71
Threats to Coral Reefs
  • Effect of physical changes on the health of coral
    reefs
  • hurricanes and typhoons topple and remove coral
    formations
  • El Niño Southern Oscillation (ENSO)
  • changes winds, ocean currents, temperatures,
    rainfall and atmospheric pressure over large
    areas of tropical and subtropical areas
  • can cause massive storms

72
Threats to Coral Reefs
  • Coral bleaching
  • a phenomenon by which corals expel their
    symbiotic zooxanthellae
  • most often associated with warming of the ocean
    water by ENSO or global warming
  • if the stress is not too severe, corals may
    regain zooxanthellae and recover
  • if the stress is prolonged, corals may fail to
    regain zooxanthellae and die

73
Threats to Coral Reefs
  • Coral diseases
  • black band diseasea distinct dark band of
    bacteria migrates across the living coral tissue,
    leaving behind a bare white skeleton

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Threats to Coral Reefs
  • Coral diseases
  • white poxcharacterized by white lesions and
    caused by Serratia marcescens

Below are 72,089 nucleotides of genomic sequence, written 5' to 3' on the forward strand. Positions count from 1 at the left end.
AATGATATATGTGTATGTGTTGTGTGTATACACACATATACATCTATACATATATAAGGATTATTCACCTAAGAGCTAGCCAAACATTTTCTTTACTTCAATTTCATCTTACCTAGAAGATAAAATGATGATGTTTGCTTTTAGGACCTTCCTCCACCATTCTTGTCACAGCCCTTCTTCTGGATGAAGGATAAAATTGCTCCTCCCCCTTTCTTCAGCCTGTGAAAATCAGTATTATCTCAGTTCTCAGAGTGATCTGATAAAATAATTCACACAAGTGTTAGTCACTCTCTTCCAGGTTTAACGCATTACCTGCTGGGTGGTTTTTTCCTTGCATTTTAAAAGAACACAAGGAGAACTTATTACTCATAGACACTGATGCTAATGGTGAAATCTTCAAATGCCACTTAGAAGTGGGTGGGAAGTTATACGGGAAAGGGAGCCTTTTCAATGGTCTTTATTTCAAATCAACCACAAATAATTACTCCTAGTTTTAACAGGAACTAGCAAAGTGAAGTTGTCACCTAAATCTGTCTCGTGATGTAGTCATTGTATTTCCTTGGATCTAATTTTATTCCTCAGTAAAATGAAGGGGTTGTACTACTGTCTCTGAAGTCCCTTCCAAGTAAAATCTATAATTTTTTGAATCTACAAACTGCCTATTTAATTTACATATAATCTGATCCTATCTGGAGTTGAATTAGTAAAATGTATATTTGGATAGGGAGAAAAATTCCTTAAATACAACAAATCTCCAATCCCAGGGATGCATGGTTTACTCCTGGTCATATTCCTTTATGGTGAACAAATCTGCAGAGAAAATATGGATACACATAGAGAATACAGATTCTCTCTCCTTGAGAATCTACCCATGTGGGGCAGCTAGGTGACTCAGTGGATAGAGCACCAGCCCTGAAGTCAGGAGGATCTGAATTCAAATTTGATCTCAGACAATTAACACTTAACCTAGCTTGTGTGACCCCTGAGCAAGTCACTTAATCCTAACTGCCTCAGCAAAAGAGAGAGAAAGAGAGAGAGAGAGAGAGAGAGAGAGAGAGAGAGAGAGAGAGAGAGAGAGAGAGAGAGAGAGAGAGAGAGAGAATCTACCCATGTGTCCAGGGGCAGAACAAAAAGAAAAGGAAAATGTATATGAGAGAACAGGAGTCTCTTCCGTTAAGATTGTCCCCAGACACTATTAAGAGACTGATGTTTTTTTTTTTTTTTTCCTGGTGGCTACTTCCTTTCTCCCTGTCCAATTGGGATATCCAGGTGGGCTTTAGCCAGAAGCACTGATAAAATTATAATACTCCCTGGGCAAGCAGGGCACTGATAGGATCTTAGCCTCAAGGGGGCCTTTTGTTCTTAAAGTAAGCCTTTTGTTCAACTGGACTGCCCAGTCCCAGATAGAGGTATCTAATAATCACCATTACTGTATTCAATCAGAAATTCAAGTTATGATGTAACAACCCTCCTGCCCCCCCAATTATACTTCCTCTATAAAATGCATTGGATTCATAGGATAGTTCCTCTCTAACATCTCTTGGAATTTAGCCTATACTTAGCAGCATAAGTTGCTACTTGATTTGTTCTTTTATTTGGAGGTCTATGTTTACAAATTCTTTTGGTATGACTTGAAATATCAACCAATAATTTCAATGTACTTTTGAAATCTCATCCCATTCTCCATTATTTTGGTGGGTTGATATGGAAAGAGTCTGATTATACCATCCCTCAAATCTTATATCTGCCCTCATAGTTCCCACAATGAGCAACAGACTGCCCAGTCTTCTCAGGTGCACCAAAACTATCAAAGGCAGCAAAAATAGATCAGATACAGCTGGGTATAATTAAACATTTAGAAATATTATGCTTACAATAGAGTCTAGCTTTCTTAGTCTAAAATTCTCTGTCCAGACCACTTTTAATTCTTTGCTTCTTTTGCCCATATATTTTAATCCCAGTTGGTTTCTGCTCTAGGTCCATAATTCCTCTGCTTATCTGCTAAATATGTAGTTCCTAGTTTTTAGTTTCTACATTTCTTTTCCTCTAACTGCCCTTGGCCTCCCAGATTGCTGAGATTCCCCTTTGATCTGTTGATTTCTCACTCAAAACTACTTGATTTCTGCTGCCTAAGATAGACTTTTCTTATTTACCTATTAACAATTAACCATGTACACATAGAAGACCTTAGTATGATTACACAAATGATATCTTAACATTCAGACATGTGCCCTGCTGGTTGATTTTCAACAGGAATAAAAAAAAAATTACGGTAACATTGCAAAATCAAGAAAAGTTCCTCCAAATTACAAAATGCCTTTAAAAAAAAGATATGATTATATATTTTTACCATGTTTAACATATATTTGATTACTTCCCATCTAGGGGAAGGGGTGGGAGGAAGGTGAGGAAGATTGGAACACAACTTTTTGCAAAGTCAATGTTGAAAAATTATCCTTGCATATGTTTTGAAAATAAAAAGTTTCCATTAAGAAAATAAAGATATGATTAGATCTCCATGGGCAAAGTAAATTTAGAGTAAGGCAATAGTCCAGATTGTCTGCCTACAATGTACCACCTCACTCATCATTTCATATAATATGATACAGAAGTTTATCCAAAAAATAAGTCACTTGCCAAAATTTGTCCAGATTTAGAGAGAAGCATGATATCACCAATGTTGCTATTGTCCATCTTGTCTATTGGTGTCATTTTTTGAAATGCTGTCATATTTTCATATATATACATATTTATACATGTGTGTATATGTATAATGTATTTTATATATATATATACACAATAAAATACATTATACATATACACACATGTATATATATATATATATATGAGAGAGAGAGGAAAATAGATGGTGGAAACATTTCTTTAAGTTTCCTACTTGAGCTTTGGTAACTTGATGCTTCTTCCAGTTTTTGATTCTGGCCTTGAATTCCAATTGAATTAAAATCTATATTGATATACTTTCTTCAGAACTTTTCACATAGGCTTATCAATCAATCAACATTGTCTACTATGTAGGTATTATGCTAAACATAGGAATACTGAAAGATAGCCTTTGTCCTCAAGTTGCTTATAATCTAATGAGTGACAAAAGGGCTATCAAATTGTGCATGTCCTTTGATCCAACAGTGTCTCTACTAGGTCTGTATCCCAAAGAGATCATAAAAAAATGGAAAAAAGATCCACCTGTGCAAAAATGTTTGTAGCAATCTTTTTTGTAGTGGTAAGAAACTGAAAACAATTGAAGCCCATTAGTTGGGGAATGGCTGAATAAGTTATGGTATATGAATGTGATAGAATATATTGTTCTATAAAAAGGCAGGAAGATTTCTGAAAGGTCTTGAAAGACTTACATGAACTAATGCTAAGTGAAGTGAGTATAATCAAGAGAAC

• other coral diseases
  • white band disease
  • white plague
  • yellow blotch disease

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Threats to Coral Reefs
  • Human impact on coral reefs
  • overfishing may occur
  • human-sewage bacteria cause white pox
  • nutrient-rich runoff (eutrophication) increases
    algal growth, which covers and smothers corals
  • e.g. Kaneohe Bay in Hawaii

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Evolutionary Adaptations of Reef Dwellers
  • Protective body covering
  • tough, defensive exteriors help animals avoid
    predation, but can limit mobility and growth
  • Protective behaviors
  • producing a poisonous coating of mucus
  • burying the body in sand to hide
  • inflating to appear larger
  • hiding at night when nocturnal predators are
    active

82
Evolutionary Adaptations of Reef Dwellers
  • Role of color in reef organisms
  • color for concealment and protection
  • countershading
  • disruptive coloration
  • camouflage (bright colors in reef environment)

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Evolutionary Adaptations of Reef Dwellers
  • Role of color in reef organisms
  • other types of camouflage
  • body shape
  • warning coloration
  • other roles of color
  • defending territories
  • mating rituals

85
Evolutionary Adaptations of Reef Dwellers
  • Symbiotic relationships on coral reefs
  • cleaning symbioses
  • cleaner wrasses, gobies, etc. feed on parasites
    of larger fishes
  • cleaning organisms set up a cleaning station
  • Other symbiotic relationships
  • clownfishes and anemones
  • conchfish and the queen conch
  • gobies and snapping shrimp
  • crustaceans and anemones